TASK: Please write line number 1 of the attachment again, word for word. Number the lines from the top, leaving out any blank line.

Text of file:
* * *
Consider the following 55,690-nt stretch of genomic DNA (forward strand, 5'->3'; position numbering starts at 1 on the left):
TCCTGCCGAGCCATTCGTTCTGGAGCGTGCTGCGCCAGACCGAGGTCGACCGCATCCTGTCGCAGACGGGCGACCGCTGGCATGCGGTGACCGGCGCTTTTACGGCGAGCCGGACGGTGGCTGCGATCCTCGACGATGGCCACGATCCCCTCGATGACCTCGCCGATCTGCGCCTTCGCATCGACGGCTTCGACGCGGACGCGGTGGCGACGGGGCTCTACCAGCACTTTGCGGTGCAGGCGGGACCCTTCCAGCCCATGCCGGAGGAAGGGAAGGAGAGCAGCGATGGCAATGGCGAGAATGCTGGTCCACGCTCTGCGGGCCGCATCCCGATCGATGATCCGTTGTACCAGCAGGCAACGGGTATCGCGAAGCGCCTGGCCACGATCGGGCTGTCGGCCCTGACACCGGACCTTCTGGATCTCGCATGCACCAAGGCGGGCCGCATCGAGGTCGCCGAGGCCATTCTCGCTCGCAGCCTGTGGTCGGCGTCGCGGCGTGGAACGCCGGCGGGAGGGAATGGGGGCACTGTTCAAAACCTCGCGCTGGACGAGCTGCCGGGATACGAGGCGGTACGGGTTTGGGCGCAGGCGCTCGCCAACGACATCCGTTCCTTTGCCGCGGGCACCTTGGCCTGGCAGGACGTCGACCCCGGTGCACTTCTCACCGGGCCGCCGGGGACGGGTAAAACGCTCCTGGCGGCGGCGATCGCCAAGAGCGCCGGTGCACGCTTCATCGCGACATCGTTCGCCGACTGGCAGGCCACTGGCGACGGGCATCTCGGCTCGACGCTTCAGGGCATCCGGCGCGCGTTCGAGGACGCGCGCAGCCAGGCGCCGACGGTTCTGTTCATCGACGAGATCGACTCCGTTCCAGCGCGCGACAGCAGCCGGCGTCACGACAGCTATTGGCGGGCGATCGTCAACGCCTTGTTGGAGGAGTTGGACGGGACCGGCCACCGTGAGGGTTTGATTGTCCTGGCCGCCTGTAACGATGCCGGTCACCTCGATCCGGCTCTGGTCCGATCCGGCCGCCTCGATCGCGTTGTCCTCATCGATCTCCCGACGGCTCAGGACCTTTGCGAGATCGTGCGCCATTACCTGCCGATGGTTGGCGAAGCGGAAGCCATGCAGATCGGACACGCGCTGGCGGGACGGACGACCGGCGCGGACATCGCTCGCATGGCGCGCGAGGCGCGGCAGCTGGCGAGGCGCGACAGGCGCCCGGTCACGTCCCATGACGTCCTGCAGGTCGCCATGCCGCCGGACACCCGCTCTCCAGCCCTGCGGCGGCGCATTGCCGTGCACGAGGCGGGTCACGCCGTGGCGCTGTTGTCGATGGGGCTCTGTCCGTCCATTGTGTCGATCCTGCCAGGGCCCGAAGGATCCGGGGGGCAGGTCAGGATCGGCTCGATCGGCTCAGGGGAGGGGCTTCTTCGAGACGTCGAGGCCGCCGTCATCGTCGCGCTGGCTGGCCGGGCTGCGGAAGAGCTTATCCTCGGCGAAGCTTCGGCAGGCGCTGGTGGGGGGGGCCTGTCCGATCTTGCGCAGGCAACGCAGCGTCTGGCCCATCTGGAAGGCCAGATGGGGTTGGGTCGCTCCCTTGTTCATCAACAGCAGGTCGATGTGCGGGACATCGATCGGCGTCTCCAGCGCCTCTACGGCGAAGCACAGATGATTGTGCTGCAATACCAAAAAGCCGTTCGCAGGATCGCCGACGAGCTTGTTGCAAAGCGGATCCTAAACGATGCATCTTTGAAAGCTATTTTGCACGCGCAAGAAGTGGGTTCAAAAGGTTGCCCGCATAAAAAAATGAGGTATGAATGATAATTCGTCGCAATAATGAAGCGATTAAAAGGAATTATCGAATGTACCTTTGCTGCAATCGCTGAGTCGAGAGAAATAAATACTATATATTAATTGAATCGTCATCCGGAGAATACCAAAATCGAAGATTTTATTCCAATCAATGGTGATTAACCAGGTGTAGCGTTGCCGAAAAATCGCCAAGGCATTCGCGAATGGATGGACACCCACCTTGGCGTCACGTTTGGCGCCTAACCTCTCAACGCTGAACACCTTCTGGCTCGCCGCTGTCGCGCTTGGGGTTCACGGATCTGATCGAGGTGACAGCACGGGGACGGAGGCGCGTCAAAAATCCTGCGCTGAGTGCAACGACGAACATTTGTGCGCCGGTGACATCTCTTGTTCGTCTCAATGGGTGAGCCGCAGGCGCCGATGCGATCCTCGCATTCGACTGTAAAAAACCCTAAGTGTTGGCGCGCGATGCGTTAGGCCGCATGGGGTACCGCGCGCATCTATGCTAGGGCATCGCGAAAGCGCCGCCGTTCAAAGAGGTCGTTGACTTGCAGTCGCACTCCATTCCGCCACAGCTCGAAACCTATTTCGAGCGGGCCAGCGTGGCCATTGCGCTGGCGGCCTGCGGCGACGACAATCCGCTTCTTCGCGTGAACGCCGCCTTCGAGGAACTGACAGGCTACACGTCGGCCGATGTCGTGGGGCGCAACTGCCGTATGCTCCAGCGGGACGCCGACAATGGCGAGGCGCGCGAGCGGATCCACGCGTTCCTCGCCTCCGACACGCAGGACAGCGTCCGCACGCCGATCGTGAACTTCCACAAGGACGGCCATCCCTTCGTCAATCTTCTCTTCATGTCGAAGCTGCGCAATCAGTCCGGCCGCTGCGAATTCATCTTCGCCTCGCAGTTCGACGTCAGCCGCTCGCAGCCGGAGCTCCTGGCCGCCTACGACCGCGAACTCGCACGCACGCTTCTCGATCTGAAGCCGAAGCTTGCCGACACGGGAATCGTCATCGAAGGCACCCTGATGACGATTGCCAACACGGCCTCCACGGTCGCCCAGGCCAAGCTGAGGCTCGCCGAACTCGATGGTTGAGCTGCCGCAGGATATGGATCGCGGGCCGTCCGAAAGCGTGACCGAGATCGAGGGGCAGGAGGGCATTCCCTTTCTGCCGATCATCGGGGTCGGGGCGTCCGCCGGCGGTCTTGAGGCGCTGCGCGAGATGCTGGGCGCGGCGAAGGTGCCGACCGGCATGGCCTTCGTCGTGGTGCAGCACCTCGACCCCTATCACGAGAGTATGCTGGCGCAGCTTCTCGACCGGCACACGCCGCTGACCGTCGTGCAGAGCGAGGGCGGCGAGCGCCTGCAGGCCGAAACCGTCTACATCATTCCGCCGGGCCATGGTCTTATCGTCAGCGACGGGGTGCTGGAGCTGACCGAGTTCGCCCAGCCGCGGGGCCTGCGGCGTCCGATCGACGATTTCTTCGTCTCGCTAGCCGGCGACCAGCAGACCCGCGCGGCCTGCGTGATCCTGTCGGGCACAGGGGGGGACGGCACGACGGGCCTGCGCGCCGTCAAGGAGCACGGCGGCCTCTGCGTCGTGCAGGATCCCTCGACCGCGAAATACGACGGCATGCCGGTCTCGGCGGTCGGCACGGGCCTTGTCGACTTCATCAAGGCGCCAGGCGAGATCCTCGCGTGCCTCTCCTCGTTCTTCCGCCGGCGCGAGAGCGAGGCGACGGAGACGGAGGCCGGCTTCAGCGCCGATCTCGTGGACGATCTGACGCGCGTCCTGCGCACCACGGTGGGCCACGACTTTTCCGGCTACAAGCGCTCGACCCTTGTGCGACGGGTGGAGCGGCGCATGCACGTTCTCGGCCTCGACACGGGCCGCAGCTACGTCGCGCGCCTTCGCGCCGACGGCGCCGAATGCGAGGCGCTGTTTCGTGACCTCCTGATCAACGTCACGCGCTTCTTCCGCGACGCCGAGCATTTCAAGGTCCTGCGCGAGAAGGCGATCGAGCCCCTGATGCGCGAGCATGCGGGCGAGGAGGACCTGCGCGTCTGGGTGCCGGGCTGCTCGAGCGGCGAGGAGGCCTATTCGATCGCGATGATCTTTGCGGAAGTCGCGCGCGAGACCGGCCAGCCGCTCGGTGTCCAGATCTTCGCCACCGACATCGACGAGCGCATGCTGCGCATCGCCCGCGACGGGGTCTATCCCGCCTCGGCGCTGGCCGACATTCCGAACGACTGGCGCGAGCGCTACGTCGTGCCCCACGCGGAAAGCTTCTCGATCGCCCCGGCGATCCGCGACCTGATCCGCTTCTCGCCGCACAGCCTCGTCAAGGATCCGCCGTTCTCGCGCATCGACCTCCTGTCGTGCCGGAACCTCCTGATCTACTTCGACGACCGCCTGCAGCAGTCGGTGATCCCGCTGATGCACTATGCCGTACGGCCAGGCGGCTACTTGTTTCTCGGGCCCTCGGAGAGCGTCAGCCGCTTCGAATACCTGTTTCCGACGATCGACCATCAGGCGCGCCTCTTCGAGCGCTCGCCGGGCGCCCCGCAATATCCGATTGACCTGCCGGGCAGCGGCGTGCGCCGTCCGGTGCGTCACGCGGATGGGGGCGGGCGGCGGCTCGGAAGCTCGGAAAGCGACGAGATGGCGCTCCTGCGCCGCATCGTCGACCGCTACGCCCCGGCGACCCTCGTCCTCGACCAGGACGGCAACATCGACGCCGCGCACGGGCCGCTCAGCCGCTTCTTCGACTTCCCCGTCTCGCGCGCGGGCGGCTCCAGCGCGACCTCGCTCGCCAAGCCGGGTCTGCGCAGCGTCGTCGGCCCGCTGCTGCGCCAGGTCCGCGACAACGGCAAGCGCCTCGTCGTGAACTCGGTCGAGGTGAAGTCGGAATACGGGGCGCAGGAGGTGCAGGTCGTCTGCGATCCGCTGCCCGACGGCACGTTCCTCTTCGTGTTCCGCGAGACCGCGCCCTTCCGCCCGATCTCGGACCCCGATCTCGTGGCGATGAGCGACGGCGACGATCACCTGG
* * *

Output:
Consider the following 55,690-nt stretch of genomic DNA (forward strand, 5'->3'; position numbering starts at 1 on the left):